Following a 90 day investigation, the Competition and Markets Authority (CMA) has responded to a super-complaint by Which? in relation to pricing and promotional practices in the groceries sector. Which? submitted the super-complaint on 21 April 2015, accusing retailers of misleading consumers through the use of multi-buy promotions, smaller package sizes and deceptive sales offers. 

The CMA’s investigation brought up several issues, most notably with unit pricing, where it considered that more could be done to reduce the level of complexity often present in order to make it a useful comparison tool for consumers. It has therefore asked the Department for Business, Innovation and Skills (BIS) to improve the uniformity and legibility of unit pricing by producing best practice guidelines, and reviewing legislation and guidance. The CMA has also published short guidance on the area, aimed at reducing confusion amongst consumers. These clarifications would also, in the CMA’s opinion, help consumers understand varying pack sizes and their use in promotions, another tactic that it felt was confusing to the public. 

Further, the CMA found that retailers use ‘now’ prices as special offers for inappropriately long periods when compared to ‘was’ prices. Price rises prior to volume promotions were of particular concern. Following Tesco’s £300,000 fine in 2013 for such practices, the CMA has recognised that this is a serious issue in the sector. It therefore recommended that Trading Standards issues guidance on the characteristics of a genuine retail price, and provides good practice on price changes before or during volume promotions and the appropriate use of end dates for promotions. 

The various new guidelines will be just that – guidelines for the industry which may not have the intended effect. However, the ASA will still have an important role to play, particularly as the super-complaint has brought these issues to the forefront of consumers’ minds. Supermarkets will need to comply with the CAP Codes and the BIS Pricing Practices Guide to avoid upheld complaints. Further, the report emphasised that in individual cases, where there is evidence of a breach in consumer protection law, this could result in enforcement action.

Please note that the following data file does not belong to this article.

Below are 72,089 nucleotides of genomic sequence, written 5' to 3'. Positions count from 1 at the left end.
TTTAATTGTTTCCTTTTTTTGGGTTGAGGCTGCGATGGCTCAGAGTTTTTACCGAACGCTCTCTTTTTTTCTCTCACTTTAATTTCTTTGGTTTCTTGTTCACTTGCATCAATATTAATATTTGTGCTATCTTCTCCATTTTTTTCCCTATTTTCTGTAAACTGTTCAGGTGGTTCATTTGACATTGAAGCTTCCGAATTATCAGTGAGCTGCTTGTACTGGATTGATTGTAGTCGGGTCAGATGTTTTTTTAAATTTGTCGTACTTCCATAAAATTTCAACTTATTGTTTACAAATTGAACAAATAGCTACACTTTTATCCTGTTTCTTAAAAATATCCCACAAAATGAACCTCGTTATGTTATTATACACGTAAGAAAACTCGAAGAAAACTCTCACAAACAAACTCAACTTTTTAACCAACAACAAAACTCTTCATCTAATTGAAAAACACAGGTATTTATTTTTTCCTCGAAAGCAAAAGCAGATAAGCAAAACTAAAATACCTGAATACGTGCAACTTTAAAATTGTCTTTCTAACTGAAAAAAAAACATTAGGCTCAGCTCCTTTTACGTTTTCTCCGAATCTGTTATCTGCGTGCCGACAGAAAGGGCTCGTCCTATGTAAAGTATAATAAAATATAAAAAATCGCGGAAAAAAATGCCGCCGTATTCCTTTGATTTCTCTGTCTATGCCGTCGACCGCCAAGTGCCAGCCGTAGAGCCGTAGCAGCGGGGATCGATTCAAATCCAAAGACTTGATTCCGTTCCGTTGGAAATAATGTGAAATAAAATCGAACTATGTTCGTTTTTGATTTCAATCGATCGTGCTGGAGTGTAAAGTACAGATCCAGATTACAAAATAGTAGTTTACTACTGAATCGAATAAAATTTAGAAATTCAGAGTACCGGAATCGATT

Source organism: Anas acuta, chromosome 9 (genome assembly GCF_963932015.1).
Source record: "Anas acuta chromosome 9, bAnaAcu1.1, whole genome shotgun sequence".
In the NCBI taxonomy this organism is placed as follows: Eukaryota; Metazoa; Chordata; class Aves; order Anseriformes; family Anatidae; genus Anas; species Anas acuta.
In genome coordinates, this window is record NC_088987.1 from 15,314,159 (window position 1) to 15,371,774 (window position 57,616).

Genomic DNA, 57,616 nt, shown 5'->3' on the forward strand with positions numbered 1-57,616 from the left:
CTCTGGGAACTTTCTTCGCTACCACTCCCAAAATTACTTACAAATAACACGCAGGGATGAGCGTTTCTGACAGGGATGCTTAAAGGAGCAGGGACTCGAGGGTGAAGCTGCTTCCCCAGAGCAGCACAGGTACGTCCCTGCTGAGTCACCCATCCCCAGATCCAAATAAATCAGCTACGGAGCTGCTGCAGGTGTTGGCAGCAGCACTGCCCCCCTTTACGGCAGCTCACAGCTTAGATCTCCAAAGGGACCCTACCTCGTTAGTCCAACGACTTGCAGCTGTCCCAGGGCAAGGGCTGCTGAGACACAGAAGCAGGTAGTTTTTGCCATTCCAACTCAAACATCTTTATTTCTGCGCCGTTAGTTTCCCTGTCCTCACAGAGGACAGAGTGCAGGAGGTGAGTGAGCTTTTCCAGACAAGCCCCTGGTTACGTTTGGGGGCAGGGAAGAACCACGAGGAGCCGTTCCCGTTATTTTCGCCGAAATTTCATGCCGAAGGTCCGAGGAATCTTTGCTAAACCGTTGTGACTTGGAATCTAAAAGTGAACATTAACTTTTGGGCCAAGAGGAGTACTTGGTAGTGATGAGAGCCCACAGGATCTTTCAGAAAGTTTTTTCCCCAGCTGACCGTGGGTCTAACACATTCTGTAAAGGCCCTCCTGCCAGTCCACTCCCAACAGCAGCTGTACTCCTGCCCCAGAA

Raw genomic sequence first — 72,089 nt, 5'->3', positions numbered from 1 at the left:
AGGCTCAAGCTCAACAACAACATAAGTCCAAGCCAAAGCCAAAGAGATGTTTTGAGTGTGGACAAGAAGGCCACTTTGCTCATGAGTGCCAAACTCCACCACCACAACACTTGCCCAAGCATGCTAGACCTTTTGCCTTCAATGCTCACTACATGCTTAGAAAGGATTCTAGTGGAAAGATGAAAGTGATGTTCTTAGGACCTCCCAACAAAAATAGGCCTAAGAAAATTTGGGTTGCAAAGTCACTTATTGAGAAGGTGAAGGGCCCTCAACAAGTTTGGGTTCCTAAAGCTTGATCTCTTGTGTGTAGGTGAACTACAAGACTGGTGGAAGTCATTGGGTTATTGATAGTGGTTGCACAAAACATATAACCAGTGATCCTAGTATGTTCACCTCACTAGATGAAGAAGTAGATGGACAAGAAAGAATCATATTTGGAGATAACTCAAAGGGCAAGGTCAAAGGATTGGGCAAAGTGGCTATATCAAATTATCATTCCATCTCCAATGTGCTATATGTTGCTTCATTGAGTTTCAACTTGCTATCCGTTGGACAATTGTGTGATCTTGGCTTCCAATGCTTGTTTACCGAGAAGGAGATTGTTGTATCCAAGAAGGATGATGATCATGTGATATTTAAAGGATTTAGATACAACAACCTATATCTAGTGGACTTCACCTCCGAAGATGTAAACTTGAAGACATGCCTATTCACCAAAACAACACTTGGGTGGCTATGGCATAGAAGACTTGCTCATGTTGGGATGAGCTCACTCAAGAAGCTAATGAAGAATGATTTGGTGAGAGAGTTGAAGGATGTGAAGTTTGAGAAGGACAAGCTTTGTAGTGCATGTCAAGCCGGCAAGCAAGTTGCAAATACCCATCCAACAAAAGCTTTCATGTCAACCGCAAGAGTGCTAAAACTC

However, the CMA considered that, while these practices were unclear and could confuse or mislead consumers, this was sufficiently not widespread in the industry to take action. It concluded that retailers generally take compliance seriously in the attempt to avoid misleading customers. For example, price matching was not found to cause any significant consumer harm. As a result, the CMA concluded there was no need to take action on this practice, and instead pointed to the continued importance of the ASA in dealing with any complaints which may arise as a result of it. 

The fact that harsher remedies were not used by the CMA may reflect the fact that grocery chains have recently tended to move away from price promotions and toward stable lower prices, at least in part due to the rapid growth in market share of retailers such as Aldi and Lidl. Nevertheless, pricing remains a complex area where considerable care needs to be taken to avoid breaching the CAP Codes and the Consumer Protection from Unfair Trading Regulations. It is to be hoped that the guidance being issued by the CMA, Trading Standards and BIS helps to clarify the complexities, rather than adding to them.